Researcher who found Meltdown says chip flaws ‘pretty scary’

BEIJING, CHINA (REUTERS – The 31-year-old information security researcher and post-doctoral fellow at Austria’s Graz Technical University who discovered the Meltdown chip flaw said on Friday (January 5), said what he saw was scary.

Google and other security researchers this week disclosed two major chip flaws – one called Meltdown affecting only Intel Corp chips and one called Spectre affecting nearly all computer chips made in the last decade.

Daniel Gruss said compared to Meltdown, Spectre was much more complicated.

“You can compare the Meltdown attack with a pickpocket. You can easily learn the tricks of a pickpocket and, as compared to that, the Spectre attack is more like a Jedi mind trick, and you convince someone else to just hand them over their purse,” Gruss told Reuters.

“So, the Spectre attack manipulates the computer into a state where it believes it should do something that it should not do. So, it’s a sort of different angle of the attack here, and therefore it’s much harder to exploit but, also, much harder to prevent.”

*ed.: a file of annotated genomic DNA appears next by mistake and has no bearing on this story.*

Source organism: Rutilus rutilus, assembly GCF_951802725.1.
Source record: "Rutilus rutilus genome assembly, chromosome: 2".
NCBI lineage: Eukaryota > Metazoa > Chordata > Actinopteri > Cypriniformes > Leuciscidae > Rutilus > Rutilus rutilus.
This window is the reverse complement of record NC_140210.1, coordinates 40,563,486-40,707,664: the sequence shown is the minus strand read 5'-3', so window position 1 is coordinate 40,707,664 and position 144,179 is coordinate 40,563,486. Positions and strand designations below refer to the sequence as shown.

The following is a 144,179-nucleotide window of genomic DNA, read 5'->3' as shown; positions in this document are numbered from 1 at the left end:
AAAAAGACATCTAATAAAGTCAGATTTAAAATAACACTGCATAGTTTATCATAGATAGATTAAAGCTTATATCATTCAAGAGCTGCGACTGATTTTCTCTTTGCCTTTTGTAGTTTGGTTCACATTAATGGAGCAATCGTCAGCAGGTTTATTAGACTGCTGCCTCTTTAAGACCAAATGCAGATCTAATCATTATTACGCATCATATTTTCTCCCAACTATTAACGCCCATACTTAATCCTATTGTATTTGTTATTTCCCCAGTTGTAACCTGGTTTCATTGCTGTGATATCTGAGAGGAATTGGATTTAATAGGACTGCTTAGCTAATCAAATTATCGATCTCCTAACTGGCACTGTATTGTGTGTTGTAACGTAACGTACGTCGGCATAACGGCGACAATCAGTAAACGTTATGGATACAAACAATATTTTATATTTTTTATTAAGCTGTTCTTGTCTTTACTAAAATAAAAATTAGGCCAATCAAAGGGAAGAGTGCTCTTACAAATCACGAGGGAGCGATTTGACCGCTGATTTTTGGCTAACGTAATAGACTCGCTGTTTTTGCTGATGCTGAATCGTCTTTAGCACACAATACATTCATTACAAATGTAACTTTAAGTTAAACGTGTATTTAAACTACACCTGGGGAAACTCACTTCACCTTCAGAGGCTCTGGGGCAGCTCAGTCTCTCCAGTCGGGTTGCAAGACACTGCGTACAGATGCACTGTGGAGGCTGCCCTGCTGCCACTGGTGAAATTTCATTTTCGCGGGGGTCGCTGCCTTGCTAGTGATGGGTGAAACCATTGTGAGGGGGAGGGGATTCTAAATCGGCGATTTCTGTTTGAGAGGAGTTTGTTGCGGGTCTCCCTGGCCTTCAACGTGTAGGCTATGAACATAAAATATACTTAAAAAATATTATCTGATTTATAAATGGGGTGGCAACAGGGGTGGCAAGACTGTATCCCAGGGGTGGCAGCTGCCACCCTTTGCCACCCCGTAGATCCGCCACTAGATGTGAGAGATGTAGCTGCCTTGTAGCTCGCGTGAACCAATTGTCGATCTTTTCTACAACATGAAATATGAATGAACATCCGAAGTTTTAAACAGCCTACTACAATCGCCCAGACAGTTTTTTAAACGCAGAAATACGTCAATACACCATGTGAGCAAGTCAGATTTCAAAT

Security issues with Intel microchips are only slowing computers slightly, technology companies said, as researchers played down the need for mass hardware replacements to protect millions of devices from hackers.

That raised the prospect of Intel being on the hook for lawsuits claiming that software patches to fix the issue would slow computers and effectively force consumers to buy new hardware, driving the company’s shares down.

But Intel said in a statement after U.S. stock markets closed on Thursday (January 4) that the performance impact of the recent security updates should not be significant and would be mitigated over time.


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